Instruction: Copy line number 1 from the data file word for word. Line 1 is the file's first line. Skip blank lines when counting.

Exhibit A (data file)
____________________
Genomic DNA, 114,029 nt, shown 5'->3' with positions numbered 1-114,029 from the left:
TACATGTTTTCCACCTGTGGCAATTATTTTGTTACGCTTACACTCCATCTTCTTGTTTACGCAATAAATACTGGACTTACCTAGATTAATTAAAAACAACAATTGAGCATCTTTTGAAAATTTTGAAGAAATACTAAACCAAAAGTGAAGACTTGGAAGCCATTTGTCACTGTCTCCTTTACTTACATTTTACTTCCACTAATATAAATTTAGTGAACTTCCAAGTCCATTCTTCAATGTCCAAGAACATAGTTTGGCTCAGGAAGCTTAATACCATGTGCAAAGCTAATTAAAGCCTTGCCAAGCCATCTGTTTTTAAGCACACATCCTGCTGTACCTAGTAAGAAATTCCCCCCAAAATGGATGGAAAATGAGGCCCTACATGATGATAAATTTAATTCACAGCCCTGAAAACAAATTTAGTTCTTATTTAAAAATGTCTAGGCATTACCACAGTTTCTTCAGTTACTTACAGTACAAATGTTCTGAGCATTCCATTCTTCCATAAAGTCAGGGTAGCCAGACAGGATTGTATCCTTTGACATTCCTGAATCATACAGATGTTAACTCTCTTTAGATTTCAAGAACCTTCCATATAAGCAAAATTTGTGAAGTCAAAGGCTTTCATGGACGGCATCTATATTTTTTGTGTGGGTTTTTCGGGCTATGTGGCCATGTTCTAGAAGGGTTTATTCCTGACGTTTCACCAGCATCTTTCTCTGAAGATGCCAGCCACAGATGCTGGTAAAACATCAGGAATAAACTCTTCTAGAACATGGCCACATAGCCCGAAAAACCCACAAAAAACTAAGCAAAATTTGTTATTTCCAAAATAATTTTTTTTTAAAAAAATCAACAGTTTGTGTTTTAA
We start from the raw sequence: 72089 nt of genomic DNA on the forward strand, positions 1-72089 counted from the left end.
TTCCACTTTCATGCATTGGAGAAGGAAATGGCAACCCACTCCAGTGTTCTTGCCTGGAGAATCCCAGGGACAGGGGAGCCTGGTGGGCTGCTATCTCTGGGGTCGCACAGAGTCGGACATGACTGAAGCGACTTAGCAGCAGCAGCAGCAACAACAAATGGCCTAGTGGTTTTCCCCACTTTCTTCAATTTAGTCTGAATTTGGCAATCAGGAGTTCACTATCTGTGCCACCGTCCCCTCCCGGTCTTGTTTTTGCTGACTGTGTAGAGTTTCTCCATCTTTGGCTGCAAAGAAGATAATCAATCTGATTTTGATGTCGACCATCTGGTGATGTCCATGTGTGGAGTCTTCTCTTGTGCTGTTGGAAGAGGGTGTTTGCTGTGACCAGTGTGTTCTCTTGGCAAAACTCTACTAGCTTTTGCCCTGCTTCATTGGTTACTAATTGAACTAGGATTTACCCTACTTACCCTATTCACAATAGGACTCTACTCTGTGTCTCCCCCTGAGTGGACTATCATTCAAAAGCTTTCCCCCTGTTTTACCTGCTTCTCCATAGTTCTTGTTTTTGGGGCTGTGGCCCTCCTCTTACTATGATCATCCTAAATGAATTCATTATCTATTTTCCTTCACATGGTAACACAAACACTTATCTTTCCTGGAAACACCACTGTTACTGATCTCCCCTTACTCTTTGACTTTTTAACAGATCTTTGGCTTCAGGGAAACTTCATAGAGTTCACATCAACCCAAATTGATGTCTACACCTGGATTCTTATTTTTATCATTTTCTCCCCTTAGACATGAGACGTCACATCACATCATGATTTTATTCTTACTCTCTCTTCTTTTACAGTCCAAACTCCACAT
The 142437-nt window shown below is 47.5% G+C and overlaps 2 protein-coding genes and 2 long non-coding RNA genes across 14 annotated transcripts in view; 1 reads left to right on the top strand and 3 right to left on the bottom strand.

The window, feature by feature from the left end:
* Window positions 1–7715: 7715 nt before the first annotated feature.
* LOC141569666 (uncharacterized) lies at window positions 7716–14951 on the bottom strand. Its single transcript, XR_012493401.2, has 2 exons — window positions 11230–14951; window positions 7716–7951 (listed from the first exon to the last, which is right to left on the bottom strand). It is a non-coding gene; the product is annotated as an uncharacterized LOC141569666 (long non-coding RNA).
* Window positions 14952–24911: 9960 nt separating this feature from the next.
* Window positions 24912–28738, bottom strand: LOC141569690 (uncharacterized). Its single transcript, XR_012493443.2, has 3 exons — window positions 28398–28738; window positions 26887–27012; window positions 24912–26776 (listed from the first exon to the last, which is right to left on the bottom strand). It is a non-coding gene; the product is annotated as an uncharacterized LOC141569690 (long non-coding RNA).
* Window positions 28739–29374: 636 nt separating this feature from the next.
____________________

Genomic DNA, 114,029 nt, shown 5'->3' with positions numbered 1-114,029 from the left: